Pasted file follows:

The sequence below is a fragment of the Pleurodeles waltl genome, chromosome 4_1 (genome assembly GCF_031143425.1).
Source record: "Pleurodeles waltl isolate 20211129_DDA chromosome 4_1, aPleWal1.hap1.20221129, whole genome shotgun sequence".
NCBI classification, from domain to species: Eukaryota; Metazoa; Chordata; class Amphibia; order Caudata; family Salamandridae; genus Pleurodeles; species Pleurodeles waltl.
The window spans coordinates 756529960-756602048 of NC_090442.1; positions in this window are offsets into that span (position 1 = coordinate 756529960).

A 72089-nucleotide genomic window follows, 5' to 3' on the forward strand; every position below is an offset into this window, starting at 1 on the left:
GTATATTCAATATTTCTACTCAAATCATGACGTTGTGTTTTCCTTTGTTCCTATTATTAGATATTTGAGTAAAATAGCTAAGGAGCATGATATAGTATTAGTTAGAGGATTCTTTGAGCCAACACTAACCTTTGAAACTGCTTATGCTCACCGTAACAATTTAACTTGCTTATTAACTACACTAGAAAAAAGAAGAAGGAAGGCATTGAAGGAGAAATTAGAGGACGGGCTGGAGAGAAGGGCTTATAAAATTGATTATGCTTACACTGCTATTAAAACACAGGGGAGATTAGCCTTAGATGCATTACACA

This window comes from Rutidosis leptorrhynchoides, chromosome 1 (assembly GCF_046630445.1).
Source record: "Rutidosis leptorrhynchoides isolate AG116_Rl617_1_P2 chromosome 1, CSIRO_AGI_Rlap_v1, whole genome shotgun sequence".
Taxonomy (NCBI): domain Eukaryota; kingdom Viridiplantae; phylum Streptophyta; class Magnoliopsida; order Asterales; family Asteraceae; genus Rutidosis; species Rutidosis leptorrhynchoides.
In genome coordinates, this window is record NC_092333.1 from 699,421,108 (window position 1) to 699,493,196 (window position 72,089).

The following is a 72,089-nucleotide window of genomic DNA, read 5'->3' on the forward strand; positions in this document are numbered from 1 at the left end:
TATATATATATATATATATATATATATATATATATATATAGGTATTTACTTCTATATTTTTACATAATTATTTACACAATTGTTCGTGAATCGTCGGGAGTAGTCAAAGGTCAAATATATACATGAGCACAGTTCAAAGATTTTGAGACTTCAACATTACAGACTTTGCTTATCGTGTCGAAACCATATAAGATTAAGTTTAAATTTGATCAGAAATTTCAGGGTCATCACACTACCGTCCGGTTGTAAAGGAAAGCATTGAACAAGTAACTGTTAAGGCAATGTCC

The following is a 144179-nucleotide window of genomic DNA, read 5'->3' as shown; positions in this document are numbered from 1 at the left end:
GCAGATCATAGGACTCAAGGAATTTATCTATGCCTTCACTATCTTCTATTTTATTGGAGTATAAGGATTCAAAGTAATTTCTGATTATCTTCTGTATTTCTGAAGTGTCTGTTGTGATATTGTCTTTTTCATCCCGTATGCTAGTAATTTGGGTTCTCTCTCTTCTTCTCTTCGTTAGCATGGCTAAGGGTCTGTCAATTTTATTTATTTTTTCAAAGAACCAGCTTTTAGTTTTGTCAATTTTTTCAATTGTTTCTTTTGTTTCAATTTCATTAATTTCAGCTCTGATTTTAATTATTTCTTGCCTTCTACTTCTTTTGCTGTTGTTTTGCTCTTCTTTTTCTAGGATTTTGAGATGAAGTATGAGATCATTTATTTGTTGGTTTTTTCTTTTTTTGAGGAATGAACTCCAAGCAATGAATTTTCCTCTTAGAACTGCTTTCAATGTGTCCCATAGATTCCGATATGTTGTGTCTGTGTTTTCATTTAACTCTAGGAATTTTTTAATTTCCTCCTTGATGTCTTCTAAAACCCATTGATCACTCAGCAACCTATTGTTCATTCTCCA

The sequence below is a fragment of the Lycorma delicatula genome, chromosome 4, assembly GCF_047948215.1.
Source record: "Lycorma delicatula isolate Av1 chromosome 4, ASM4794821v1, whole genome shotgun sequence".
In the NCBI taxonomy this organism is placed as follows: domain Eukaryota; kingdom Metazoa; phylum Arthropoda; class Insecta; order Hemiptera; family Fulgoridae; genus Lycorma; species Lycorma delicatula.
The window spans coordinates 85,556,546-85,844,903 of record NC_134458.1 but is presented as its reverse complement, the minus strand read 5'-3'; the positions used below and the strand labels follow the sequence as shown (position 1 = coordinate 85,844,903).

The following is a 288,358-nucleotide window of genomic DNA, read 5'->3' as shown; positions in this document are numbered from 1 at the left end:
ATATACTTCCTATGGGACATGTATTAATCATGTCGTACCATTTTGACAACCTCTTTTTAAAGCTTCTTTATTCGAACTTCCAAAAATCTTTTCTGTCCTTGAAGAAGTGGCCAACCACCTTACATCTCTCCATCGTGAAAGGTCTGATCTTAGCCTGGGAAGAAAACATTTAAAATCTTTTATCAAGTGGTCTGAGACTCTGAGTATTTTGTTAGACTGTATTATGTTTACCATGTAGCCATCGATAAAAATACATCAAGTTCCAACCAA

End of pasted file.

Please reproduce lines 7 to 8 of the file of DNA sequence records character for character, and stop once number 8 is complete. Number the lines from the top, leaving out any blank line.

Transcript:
This window comes from Rutidosis leptorrhynchoides, chromosome 1 (assembly GCF_046630445.1).
Source record: "Rutidosis leptorrhynchoides isolate AG116_Rl617_1_P2 chromosome 1, CSIRO_AGI_Rlap_v1, whole genome shotgun sequence".